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“Capture of the United States mail steamer Ariel, Captain Jones, off the east end of Cuba, by the pirate Alabama (’290’), Captain Semmes, December 7th, 1862. Report of the first officer of the Ariel: ‘On the 7th of December, at 1:30 P.M., when rounding Cape Maysi, the eastern point of Cuba, we saw a vessel about four miles to the westward, close under the high land, bark-rigged and under canvas. As there was nothing in her appearance indicating her to be a steamer, her smokepipe being down, no suspicions were aroused until in a short time we saw she had furled her sails, raised her smokestack, and was rapidly nearing us under steam, the American flag flying at her peak. Such was her speed in comparison to ours that in about half an hour she had come up within half a mile of us, when she fired a lee gun, hauled down the American ensign and ran up the Confederate flag. No attention was paid to the summons, and the Ariel was pushed to her utmost speed. She then sailed across our wake, took a position on our port quarter, about four hundred yards distant, and fired two guns almost simultaneously, one shot passing over the hurricane deck, and the other hitting the foremast and cutting it half away. A body of United States marines, consisting of 126 men, passengers on board the Ariel, had been drawn up and armed, but the officers in command deemed it worse than folly to resist, as we could plainly see they were training a full broadside to bear upon us, and Captain Jones gave orders to stop the ship and haul down the ensign.’"— Frank Leslie, 1896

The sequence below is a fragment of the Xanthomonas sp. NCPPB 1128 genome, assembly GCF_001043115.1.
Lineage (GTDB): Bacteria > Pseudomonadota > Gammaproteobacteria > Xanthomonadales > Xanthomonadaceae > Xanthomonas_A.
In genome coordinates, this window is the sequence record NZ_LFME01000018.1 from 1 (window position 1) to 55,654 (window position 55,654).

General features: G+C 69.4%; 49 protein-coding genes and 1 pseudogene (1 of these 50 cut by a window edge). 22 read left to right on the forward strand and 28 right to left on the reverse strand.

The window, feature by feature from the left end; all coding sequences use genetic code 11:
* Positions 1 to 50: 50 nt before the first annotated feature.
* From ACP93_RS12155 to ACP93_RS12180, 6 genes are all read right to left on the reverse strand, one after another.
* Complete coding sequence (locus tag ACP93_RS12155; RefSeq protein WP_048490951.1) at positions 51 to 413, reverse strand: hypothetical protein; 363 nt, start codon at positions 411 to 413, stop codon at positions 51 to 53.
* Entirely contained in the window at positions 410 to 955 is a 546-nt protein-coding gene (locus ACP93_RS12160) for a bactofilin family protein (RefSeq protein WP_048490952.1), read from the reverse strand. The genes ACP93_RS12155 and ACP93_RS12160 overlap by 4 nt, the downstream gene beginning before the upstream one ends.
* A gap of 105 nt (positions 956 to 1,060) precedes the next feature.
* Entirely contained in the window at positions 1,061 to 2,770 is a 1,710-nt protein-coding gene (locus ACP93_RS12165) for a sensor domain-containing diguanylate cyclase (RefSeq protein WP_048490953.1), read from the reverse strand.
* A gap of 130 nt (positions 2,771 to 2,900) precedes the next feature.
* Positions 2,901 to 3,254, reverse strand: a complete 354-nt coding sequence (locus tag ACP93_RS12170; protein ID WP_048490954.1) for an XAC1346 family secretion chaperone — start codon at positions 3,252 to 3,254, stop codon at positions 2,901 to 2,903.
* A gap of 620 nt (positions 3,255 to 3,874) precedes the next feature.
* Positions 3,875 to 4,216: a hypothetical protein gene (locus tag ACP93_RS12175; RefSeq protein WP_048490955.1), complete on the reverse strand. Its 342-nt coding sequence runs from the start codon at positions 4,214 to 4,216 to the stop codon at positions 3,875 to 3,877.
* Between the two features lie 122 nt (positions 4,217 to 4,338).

Frank Leslie Famous Leaders and Battle Scenes of the Civil War (New York, NY: Mrs. Frank Leslie, 1896)


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